Highlighting the distressing context, the WHO emphasized that Bangladesh has witnessed three major influxes of forcibly displaced Myanmar nationals since 1978, comprising a total exceeding one million individuals. These populations possess distinctive medical requirements and are accommodated in Cox’s Bazar, home to one of the world’s largest and most densely populated camps.
As the WHO shared this information ahead of its annual Global School on Refugee and Migrant Health from November 28 to December 2 in Dhaka, it also drew attention to the pressing water crisis afflicting the country’s western and northern regions. The presence of harmful iron and arsenic in groundwater has created severe challenges in accessing potable water, and this issue compounds the predicament of numerous people who rely on the hundreds of rivers that crisscross the nation for their livelihoods.
The Bangladesh River and Delta Research Centre revealed a stark contrast: while the country boasted a total of 1,274 rivers in 1971 upon gaining independence, the intervening years have seen 507 of these waterways vanish.
Possible Solutions to Climate Displacement in Bangladesh
Amidst the sobering outlook for Bangladesh’s susceptibility to climate challenges and the ensuing displacement of millions due to climate change impacts, it is crucial to underscore the significance of rights-centered solutions. These solutions are not only necessary but also entirely feasible, and early achievements have already demonstrated their viability.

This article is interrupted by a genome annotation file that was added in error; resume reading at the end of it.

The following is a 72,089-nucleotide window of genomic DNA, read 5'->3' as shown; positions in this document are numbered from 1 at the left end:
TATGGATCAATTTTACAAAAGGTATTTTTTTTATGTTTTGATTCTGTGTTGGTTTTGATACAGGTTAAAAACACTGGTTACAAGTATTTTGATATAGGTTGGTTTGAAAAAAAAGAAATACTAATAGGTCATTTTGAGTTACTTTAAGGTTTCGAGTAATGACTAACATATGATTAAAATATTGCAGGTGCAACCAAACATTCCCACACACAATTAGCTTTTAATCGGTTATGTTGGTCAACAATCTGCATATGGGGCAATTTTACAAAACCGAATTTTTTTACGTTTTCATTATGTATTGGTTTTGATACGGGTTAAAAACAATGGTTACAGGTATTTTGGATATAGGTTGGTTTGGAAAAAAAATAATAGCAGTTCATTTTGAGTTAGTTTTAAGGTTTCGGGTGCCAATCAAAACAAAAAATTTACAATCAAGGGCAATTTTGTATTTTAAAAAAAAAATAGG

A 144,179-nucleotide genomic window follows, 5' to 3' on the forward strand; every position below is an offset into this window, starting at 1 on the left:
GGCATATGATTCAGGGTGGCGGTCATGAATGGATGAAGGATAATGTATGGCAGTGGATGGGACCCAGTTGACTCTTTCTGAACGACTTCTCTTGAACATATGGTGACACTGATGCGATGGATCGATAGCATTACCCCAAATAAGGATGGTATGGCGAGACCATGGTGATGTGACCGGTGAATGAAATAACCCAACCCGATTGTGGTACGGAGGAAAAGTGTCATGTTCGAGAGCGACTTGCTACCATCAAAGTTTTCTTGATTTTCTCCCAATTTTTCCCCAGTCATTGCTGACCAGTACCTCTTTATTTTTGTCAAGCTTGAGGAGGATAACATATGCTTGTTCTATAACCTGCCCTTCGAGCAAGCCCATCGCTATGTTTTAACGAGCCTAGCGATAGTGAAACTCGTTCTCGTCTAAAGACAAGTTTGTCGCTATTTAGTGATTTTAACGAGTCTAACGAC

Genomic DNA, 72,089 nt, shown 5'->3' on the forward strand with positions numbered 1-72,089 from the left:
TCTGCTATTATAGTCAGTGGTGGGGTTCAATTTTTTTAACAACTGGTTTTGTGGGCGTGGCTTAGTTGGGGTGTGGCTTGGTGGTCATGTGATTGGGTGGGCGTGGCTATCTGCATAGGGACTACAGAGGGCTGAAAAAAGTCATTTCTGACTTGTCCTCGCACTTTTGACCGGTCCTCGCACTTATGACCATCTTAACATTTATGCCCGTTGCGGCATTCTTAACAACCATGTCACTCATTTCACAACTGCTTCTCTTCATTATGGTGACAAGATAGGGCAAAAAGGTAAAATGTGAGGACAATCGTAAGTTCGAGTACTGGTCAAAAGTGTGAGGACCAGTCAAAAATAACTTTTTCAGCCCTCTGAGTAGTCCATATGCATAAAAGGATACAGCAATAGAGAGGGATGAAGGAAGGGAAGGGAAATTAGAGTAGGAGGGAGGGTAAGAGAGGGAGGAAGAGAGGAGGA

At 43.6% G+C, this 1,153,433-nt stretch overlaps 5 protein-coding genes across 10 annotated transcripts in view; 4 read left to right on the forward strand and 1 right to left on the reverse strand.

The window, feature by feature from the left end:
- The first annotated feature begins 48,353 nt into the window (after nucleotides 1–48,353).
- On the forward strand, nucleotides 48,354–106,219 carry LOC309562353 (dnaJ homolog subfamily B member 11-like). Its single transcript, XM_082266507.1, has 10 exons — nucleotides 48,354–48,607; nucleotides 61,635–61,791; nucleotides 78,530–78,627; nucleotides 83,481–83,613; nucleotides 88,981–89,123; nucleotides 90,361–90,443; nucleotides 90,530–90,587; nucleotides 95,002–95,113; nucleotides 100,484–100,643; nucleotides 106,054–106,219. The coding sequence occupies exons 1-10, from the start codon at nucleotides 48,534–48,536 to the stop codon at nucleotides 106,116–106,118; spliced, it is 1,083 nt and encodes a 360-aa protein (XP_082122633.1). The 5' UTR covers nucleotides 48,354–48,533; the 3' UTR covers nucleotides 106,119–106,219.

The majority of those displaced by climate factors within Bangladesh will experience internal displacement, rather than crossing international boundaries. Consequently, the primary duty of safeguarding the rights of climate-displaced individuals within Bangladesh rests with the government. All climate-displaced individuals are entitled to the full spectrum of human rights protections outlined in both the international agreements that Bangladesh is a party to, as well as the provisions enshrined in Bangladesh’s domestic laws.